times are a changin
A new generation is bringing back small-scale, sustainable farming. Jordy Byrd
She's running. Her sandals kick up a cloud of dirt, which floats over the field of chickpeas and swirls in the wind. The view is part pastoral, part urban wasteland. Rusted freezer boxes and a multicolored school bus lie abandoned, slowly being swallowed by weeds.
Mary Kate Wheeler is running after a marmot, and neither it nor the wind will get the best of her today.
“The marmots have the first third, the weeds have the second third and we’ve got all the rest,” she says of Ornery Heron Farm, a small organic farm she shares with her boyfriend in Latah Valley, about a mile from downtown Spokane.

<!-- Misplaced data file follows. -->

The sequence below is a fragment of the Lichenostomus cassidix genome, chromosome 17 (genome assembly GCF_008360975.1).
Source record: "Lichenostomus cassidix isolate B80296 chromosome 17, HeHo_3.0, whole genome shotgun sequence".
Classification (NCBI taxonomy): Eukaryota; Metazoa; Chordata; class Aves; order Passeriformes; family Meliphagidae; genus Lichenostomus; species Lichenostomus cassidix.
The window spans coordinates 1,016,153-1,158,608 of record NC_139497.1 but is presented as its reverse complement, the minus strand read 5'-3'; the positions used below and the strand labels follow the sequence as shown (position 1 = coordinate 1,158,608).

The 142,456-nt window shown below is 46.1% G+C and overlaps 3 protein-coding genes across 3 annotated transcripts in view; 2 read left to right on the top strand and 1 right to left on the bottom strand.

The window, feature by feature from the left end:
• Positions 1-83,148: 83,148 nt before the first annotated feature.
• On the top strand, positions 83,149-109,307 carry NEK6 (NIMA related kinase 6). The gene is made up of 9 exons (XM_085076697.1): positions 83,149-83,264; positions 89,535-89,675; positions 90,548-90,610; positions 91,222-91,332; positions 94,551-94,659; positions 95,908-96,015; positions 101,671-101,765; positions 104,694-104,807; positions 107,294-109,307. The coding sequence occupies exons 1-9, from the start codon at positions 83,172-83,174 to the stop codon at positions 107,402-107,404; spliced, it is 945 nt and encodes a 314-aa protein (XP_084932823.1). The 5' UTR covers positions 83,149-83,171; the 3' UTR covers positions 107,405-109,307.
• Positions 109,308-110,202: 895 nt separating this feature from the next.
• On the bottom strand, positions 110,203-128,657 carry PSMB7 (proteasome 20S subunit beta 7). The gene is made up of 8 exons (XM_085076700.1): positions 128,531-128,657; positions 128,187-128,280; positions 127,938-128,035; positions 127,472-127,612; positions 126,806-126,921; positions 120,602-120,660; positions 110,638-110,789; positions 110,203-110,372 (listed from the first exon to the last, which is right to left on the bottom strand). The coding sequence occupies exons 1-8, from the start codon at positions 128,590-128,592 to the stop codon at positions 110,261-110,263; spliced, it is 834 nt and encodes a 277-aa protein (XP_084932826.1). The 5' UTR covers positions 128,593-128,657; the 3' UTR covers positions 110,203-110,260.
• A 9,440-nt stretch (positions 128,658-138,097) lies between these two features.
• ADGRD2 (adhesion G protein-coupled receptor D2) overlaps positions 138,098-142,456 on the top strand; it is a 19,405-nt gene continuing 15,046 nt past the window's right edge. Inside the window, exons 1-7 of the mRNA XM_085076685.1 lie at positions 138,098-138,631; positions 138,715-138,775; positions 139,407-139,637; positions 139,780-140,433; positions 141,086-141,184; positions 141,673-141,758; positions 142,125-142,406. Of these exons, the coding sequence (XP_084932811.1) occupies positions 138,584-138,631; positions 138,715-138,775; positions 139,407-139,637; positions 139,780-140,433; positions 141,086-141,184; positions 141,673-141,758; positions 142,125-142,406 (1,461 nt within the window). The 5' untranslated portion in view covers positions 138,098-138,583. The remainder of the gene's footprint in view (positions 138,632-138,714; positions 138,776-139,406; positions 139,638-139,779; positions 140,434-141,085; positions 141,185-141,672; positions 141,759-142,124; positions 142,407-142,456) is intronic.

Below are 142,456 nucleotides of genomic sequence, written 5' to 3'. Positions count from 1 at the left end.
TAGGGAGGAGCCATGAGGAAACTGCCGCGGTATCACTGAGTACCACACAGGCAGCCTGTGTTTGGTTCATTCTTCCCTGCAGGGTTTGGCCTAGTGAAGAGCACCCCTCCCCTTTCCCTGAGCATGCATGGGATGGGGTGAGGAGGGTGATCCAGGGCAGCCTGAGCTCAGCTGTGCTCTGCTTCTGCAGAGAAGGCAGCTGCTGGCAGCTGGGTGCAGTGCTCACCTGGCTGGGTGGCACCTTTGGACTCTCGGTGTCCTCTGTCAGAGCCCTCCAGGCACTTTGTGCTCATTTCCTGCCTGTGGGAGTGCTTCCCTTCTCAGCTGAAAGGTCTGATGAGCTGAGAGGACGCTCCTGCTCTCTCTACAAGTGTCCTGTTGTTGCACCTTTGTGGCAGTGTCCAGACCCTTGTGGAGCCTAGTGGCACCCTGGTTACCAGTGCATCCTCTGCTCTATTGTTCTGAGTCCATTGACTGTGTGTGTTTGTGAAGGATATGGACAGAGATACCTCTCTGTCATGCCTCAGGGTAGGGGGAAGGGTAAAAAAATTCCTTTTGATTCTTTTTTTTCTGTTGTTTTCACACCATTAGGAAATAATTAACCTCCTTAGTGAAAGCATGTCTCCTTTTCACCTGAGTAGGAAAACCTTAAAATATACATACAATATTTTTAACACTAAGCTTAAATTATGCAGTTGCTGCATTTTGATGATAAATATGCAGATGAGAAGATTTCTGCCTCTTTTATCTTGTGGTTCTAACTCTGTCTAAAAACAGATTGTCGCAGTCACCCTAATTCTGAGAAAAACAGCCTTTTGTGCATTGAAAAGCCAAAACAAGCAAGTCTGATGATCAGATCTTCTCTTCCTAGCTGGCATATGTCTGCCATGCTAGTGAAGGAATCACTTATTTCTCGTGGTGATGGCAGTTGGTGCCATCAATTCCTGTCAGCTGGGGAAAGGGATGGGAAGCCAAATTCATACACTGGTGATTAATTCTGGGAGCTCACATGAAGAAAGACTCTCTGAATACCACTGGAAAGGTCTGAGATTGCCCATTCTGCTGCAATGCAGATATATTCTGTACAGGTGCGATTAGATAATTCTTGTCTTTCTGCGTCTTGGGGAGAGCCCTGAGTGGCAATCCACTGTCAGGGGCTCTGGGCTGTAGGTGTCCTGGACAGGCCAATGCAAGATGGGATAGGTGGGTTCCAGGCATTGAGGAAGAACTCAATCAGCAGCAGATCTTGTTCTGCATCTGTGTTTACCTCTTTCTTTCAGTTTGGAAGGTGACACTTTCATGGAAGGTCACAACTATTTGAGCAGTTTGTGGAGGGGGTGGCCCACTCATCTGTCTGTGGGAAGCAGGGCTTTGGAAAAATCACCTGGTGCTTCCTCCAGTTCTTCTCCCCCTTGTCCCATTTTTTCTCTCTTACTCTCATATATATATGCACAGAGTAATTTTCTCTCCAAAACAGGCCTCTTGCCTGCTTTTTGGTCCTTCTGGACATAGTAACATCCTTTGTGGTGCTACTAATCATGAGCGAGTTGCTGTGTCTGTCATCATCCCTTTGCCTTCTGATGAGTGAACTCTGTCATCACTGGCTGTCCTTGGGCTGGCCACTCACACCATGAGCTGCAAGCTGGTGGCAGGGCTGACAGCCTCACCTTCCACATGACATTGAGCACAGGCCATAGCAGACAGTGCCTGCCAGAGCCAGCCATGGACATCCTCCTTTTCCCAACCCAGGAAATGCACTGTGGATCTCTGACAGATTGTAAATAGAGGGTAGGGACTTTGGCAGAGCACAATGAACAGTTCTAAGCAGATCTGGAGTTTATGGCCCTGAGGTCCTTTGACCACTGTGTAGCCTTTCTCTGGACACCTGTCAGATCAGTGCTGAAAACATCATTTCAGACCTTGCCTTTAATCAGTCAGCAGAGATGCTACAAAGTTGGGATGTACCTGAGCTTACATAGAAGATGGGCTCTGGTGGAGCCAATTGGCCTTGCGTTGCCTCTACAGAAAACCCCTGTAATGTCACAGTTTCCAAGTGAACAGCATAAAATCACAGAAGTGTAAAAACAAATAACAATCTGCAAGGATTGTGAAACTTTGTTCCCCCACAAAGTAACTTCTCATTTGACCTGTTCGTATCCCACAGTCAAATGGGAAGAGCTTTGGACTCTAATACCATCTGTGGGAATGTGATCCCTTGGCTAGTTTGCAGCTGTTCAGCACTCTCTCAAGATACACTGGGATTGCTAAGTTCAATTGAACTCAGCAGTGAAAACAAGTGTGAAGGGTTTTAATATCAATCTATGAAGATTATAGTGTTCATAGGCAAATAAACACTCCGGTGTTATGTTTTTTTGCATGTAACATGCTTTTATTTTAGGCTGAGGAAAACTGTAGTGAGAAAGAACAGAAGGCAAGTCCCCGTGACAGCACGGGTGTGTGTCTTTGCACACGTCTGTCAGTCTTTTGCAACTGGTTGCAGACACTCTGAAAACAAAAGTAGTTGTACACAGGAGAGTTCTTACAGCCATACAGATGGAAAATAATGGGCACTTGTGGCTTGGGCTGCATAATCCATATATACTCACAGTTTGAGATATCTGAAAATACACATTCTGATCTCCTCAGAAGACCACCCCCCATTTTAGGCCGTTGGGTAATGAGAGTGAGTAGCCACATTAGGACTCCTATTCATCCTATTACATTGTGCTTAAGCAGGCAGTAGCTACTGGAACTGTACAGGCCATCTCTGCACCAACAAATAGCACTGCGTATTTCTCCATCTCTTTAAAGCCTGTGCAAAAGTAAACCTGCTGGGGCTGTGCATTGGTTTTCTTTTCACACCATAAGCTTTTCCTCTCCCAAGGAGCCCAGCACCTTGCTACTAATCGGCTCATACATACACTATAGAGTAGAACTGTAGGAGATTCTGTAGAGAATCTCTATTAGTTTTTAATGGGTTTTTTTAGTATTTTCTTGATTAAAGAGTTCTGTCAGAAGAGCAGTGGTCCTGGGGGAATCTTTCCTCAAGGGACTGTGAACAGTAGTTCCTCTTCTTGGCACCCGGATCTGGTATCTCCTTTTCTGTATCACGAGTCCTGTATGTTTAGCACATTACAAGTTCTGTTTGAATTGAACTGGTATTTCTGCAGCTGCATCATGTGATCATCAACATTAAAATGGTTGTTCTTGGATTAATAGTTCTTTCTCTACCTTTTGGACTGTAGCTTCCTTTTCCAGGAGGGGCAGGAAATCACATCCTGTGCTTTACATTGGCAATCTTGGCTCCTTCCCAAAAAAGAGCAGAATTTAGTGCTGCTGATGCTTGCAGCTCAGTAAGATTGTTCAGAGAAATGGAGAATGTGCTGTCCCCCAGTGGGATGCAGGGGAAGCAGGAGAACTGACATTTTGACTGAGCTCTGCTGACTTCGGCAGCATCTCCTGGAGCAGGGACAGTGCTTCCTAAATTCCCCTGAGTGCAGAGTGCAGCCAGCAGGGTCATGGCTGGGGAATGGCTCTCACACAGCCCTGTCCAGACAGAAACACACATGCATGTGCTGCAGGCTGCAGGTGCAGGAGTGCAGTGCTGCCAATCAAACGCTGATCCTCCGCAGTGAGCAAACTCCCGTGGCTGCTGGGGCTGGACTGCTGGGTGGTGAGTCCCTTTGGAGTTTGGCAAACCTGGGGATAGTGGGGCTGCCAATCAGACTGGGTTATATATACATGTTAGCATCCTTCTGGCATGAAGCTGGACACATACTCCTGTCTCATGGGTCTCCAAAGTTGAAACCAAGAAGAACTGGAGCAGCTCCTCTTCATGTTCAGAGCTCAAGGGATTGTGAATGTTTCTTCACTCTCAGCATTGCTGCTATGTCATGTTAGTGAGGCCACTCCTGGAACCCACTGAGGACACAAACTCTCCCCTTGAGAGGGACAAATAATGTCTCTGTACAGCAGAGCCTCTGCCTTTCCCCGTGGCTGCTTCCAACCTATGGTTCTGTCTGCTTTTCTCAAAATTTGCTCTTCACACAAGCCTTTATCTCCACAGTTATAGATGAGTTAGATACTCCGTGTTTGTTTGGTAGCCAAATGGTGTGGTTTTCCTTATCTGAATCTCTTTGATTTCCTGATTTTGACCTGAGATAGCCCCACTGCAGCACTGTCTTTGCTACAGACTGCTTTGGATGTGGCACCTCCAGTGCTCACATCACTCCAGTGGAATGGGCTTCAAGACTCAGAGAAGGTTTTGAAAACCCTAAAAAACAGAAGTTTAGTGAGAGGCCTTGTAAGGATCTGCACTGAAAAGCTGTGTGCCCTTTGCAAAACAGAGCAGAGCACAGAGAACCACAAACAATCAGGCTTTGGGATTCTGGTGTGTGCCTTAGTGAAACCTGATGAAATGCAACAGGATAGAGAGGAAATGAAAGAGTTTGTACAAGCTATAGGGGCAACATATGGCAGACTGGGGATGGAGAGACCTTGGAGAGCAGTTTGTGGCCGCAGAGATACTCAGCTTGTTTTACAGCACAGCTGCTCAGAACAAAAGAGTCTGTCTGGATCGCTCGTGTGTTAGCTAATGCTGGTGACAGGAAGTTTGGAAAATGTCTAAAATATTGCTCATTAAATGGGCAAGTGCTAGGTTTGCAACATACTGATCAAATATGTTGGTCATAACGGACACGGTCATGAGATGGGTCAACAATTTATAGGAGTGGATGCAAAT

Wheeler is protective of her chickpeas. She’s raised them from seeds that had been stored in Washington State University’s seed vault for more than 30 years, making them older than she is. Wheeler, 26, wears rolled-up Carhartt pants and a floppy cowboy hat over her blond hair. Dirt smears her upper lip. A farmer’s tan streaks her forearms and lower back from hours bent picking weeds.
This is her first attempt at farming.
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